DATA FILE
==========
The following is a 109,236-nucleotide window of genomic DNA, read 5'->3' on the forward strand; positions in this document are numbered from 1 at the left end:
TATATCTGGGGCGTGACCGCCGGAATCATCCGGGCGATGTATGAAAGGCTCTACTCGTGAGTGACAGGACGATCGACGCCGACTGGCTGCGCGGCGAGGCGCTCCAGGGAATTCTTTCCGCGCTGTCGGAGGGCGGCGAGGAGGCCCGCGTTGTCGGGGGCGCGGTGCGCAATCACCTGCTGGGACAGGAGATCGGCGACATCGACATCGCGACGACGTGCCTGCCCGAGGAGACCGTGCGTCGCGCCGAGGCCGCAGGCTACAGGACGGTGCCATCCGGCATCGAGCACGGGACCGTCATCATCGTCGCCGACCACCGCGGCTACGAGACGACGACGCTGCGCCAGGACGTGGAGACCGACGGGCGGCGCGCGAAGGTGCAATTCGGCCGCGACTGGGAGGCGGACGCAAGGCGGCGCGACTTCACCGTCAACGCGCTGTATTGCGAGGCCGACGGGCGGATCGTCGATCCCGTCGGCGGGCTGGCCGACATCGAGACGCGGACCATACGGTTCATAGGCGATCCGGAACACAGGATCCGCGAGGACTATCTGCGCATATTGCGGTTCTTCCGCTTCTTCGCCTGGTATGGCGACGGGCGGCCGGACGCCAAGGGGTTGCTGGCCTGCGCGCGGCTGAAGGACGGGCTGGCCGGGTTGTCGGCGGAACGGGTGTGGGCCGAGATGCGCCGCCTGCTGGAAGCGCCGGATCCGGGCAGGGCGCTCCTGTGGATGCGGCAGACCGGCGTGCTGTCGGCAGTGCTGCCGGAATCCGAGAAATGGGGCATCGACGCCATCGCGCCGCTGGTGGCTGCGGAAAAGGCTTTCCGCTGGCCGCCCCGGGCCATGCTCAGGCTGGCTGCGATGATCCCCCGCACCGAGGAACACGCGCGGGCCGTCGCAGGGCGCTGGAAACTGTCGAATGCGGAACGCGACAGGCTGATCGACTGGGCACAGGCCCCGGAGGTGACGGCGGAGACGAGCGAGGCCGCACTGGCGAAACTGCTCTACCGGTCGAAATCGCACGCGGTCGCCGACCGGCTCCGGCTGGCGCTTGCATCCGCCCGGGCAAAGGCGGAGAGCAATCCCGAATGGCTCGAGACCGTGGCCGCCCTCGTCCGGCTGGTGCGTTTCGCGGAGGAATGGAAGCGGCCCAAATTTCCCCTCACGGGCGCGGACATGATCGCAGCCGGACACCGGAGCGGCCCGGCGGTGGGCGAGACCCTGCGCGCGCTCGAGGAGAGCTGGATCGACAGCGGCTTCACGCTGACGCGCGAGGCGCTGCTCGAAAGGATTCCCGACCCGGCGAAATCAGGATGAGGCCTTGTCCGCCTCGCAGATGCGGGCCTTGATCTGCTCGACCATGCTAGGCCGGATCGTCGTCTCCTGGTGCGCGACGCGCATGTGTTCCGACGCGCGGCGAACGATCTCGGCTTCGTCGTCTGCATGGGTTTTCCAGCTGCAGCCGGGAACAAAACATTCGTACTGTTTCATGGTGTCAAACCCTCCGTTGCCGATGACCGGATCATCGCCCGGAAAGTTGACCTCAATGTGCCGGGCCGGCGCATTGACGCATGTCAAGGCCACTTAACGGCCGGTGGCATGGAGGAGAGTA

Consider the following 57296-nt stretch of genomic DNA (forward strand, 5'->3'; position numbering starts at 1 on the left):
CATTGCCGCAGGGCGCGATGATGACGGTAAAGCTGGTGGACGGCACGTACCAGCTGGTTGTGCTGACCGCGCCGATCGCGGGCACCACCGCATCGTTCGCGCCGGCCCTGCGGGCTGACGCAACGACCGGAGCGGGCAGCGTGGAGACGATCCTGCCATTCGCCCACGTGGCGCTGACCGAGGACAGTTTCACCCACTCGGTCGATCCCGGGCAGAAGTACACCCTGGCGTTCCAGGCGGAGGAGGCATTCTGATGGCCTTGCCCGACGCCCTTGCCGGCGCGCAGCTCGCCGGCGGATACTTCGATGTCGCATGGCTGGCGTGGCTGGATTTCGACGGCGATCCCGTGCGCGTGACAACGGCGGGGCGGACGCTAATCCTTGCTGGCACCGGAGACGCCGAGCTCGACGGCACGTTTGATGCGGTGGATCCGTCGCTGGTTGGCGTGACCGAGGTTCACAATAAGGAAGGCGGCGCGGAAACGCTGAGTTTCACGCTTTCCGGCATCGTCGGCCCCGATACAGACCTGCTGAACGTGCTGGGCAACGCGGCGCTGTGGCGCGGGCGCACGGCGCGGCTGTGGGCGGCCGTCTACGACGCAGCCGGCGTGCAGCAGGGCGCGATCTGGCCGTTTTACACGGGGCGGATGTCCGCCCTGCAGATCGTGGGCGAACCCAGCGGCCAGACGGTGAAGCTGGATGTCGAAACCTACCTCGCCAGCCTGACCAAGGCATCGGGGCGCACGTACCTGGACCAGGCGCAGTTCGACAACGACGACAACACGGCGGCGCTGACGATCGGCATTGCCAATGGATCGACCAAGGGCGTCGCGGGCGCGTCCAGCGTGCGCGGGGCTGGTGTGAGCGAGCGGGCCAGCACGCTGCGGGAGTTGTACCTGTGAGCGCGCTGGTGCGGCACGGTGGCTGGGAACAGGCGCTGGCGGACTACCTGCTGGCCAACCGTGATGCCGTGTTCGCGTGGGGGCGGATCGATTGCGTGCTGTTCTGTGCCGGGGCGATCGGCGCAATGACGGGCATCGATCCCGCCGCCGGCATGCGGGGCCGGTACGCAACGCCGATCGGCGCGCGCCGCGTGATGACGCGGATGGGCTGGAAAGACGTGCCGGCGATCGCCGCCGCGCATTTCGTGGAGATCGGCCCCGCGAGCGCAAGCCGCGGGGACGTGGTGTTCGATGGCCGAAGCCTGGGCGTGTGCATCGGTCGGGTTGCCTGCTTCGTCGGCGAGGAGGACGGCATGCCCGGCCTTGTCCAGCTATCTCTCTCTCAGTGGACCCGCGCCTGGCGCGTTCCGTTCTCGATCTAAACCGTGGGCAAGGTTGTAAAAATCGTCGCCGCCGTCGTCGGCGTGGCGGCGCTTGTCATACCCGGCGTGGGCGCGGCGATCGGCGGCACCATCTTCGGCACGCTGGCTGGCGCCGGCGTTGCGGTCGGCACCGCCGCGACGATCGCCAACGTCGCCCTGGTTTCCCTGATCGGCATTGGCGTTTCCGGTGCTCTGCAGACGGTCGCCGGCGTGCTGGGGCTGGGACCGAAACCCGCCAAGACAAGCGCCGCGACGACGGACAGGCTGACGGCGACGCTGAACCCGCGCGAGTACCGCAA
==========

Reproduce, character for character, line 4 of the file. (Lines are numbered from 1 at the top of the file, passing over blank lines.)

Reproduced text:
CATTGCCGCAGGGCGCGATGATGACGGTAAAGCTGGTGGACGGCACGTACCAGCTGGTTGTGCTGACCGCGCCGATCGCGGGCACCACCGCATCGTTCGCGCCGGCCCTGCGGGCTGACGCAACGACCGGAGCGGGCAGCGTGGAGACGATCCTGCCATTCGCCCACGTGGCGCTGACCGAGGACAGTTTCACCCACTCGGTCGATCCCGGGCAGAAGTACACCCTGGCGTTCCAGGCGGAGGAGGCATTCTGATGGCCTTGCCCGACGCCCTTGCCGGCGCGCAGCTCGCCGGCGGATACTTCGATGTCGCATGGCTGGCGTGGCTGGATTTCGACGGCGATCCCGTGCGCGTGACAACGGCGGGGCGGACGCTAATCCTTGCTGGCACCGGAGACGCCGAGCTCGACGGCACGTTTGATGCGGTGGATCCGTCGCTGGTTGGCGTGACCGAGGTTCACAATAAGGAAGGCGGCGCGGAAACGCTGAGTTTCACGCTTTCCGGCATCGTCGGCCCCGATACAGACCTGCTGAACGTGCTGGGCAACGCGGCGCTGTGGCGCGGGCGCACGGCGCGGCTGTGGGCGGCCGTCTACGACGCAGCCGGCGTGCAGCAGGGCGCGATCTGGCCGTTTTACACGGGGCGGATGTCCGCCCTGCAGATCGTGGGCGAACCCAGCGGCCAGACGGTGAAGCTGGATGTCGAAACCTACCTCGCCAGCCTGACCAAGGCATCGGGGCGCACGTACCTGGACCAGGCGCAGTTCGACAACGACGACAACACGGCGGCGCTGACGATCGGCATTGCCAATGGATCGACCAAGGGCGTCGCGGGCGCGTCCAGCGTGCGCGGGGCTGGTGTGAGCGAGCGGGCCAGCACGCTGCGGGAGTTGTACCTGTGAGCGCGCTGGTGCGGCACGGTGGCTGGGAACAGGCGCTGGCGGACTACCTGCTGGCCAACCGTGATGCCGTGTTCGCGTGGGGGCGGATCGATTGCGTGCTGTTCTGTGCCGGGGCGATCGGCGCAATGACGGGCATCGATCCCGCCGCCGGCATGCGGGGCCGGTACGCAACGCCGATCGGCGCGCGCCGCGTGATGACGCGGATGGGCTGGAAAGACGTGCCGGCGATCGCCGCCGCGCATTTCGTGGAGATCGGCCCCGCGAGCGCAAGCCGCGGGGACGTGGTGTTCGATGGCCGAAGCCTGGGCGTGTGCATCGGTCGGGTTGCCTGCTTCGTCGGCGAGGAGGACGGCATGCCCGGCCTTGTCCAGCTATCTCTCTCTCAGTGGACCCGCGCCTGGCGCGTTCCGTTCTCGATCTAAACCGTGGGCAAGGTTGTAAAAATCGTCGCCGCCGTCGTCGGCGTGGCGGCGCTTGTCATACCCGGCGTGGGCGCGGCGATCGGCGGCACCATCTTCGGCACGCTGGCTGGCGCCGGCGTTGCGGTCGGCACCGCCGCGACGATCGCCAACGTCGCCCTGGTTTCCCTGATCGGCATTGGCGTTTCCGGTGCTCTGCAGACGGTCGCCGGCGTGCTGGGGCTGGGACCGAAACCCGCCAAGACAAGCGCCGCGACGACGGACAGGCTGACGGCGACGCTGAACCCGCGCGAGTACCGCAA